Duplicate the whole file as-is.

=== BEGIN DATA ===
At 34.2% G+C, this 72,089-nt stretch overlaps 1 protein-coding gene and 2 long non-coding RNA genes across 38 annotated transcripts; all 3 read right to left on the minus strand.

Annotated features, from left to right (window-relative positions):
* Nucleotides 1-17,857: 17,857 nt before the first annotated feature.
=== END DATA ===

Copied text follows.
At 34.2% G+C, this 72,089-nt stretch overlaps 1 protein-coding gene and 2 long non-coding RNA genes across 38 annotated transcripts; all 3 read right to left on the minus strand.

Annotated features, from left to right (window-relative positions):
* Nucleotides 1-17,857: 17,857 nt before the first annotated feature.